Commissioners appointed to run Birmingham City Council

Credit: Birmingham City Council

The secretary of state for levelling up has announced that he will appoint commissioners to run Birmingham city council and launch a local inquiry after the council declared itself effectively bankrupt.

Michael Gove said in the Commons that he does “not take these decisions lightly, but it is imperative in order to protect the interests of the residents and taxpayers of Birmingham, and to provide ongoing assurance to the whole local government sector”.

He said the inquiry will “consider the more fundamental questions around how Birmingham got to this position and options for how it can become a sustainable council moving forward that secures best value for its residents”.

In his letter to Birmingham City Council CEO Deborah Cadman, Gove said the council had been “beset by systemic failings over several years including poor culture, weak governance, a challenging relationship with trade unions and ineffective service delivery. These failings have been exacerbated by instability and churn at senior officer level”.

He highlights “serious governance and service delivery concerns raised by three independent sources (the Local Government and Social Care Ombudsman, the Housing Ombudsman and the Department for Education’s Commissioner for Special Educational Needs and Disability at the Council)” as well as an £80m overspend on its Oracle IT system, equal pay liability of £760m and a Labour Party-led report that unveiled a “dysfunctional climate”. 

Birmingham City Council also revealed in its Financial Recovery Plan that it identified a budget shortfall for the current financial year of £87m, which is projected to rise to £180m in 2027/28.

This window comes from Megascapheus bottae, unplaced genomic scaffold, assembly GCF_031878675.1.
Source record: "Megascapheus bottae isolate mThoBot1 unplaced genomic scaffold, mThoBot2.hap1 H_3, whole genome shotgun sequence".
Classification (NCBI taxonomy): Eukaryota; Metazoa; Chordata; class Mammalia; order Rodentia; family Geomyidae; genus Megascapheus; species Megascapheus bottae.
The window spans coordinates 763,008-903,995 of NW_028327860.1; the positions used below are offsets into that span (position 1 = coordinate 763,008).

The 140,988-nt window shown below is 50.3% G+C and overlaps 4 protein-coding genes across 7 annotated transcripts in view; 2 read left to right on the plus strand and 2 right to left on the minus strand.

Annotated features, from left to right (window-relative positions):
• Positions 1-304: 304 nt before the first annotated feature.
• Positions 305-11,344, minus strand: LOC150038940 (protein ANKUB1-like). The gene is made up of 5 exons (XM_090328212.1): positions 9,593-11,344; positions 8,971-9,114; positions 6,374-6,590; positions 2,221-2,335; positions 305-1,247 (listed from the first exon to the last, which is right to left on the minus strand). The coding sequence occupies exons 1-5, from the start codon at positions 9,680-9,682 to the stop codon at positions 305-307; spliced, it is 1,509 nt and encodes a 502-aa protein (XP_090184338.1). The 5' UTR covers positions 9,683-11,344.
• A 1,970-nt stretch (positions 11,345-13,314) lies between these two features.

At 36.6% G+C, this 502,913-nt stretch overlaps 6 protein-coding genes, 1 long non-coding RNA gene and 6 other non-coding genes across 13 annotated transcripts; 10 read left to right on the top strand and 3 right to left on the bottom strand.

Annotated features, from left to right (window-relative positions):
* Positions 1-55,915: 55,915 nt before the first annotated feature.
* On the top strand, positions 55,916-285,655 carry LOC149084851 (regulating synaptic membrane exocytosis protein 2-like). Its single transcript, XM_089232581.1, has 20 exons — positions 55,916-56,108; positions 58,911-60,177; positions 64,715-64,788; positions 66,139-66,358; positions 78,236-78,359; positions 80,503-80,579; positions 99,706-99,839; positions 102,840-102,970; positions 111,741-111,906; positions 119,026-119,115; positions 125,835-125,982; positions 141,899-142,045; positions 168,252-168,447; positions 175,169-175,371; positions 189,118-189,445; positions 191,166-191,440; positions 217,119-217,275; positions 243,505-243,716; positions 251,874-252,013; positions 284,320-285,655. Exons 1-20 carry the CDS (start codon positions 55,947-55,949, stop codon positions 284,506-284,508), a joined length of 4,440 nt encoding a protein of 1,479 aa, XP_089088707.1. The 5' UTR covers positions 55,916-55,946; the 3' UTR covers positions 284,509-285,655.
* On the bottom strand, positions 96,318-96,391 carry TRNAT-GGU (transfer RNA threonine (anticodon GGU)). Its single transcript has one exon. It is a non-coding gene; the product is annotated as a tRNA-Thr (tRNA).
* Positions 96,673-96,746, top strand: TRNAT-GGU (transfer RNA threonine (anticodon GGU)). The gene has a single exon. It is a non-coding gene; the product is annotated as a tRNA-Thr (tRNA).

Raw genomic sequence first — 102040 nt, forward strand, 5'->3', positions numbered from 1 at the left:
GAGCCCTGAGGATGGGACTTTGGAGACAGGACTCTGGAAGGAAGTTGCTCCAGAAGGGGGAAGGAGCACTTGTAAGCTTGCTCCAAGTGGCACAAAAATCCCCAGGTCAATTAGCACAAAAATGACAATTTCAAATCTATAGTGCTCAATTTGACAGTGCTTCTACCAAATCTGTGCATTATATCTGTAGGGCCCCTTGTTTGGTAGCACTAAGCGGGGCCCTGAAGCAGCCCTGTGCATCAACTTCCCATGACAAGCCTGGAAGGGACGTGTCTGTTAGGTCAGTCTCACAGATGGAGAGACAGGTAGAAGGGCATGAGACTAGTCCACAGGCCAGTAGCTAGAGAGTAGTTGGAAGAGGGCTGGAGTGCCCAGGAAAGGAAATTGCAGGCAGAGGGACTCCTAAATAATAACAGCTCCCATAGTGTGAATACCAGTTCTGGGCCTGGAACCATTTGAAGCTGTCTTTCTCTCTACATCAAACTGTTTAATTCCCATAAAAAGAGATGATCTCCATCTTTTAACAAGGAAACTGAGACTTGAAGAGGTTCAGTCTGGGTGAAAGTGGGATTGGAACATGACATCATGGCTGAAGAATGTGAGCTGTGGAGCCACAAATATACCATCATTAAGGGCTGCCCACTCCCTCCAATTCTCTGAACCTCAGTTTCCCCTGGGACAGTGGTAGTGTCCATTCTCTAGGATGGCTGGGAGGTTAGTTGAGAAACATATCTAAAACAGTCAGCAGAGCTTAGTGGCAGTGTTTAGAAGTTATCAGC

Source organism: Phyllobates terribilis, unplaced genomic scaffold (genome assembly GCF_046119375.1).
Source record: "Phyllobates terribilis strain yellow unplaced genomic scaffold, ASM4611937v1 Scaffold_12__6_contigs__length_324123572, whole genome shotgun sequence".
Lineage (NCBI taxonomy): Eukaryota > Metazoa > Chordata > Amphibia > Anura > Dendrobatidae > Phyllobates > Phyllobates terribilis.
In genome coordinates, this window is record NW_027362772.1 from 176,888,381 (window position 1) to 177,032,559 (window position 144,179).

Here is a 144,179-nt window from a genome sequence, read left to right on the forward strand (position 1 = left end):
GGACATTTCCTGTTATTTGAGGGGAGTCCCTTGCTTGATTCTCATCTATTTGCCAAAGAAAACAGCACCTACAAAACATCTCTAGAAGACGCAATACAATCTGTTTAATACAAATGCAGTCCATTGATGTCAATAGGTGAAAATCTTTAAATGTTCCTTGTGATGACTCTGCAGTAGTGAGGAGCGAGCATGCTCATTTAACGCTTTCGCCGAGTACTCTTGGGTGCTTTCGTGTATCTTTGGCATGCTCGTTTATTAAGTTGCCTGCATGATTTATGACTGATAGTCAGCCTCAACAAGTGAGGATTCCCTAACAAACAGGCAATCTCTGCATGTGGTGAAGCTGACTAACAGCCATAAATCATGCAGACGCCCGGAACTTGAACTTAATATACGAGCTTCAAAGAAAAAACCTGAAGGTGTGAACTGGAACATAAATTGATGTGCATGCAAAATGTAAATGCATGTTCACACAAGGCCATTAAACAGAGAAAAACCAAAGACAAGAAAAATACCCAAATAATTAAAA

In response to Gove’s announcement, Birmingham City Council leader Cllr John Cotton said: “We welcome today’s announcement and will now work with DLUHC and the commissioners to get the council back on a sound financial footing.

“On becoming Leader, I was concerned that there was a lack of senior capacity at the council to deal with the issues that we face, which is why we asked Secretary of State Michael Gove and the Local Government Association to help us rebuild that capacity and support us to get the budget on track. Today’s announcement is an important step in that direction.

“Although this is a challenging time, and comes after a decade of cuts totalling £1 billion, we will make the tough decisions needed to transform the council, restore financial sustainability, and deliver the services that the people of Birmingham deserve”.

Labour’s shadow levelling up secretary Angela Rayner said that “this crisis in local government has been caused by the Conservative’s wrecking ball”.

In response to Gove’s announcement, the deputy Labour leader said: “Local authorities across the country are struggling.

“After 13 years he can’t seriously say that it is all their own fault. Perhaps he can confirm that only one council issued a section 114 notice before his party took over in 2010, but since then eight councils have issued notice, with warnings that another 26 councils are at risk of bankruptcy over the next two years?”.

The Financial Recovery Plan will be discussed at the council’s extraordinary meeting on September 25.

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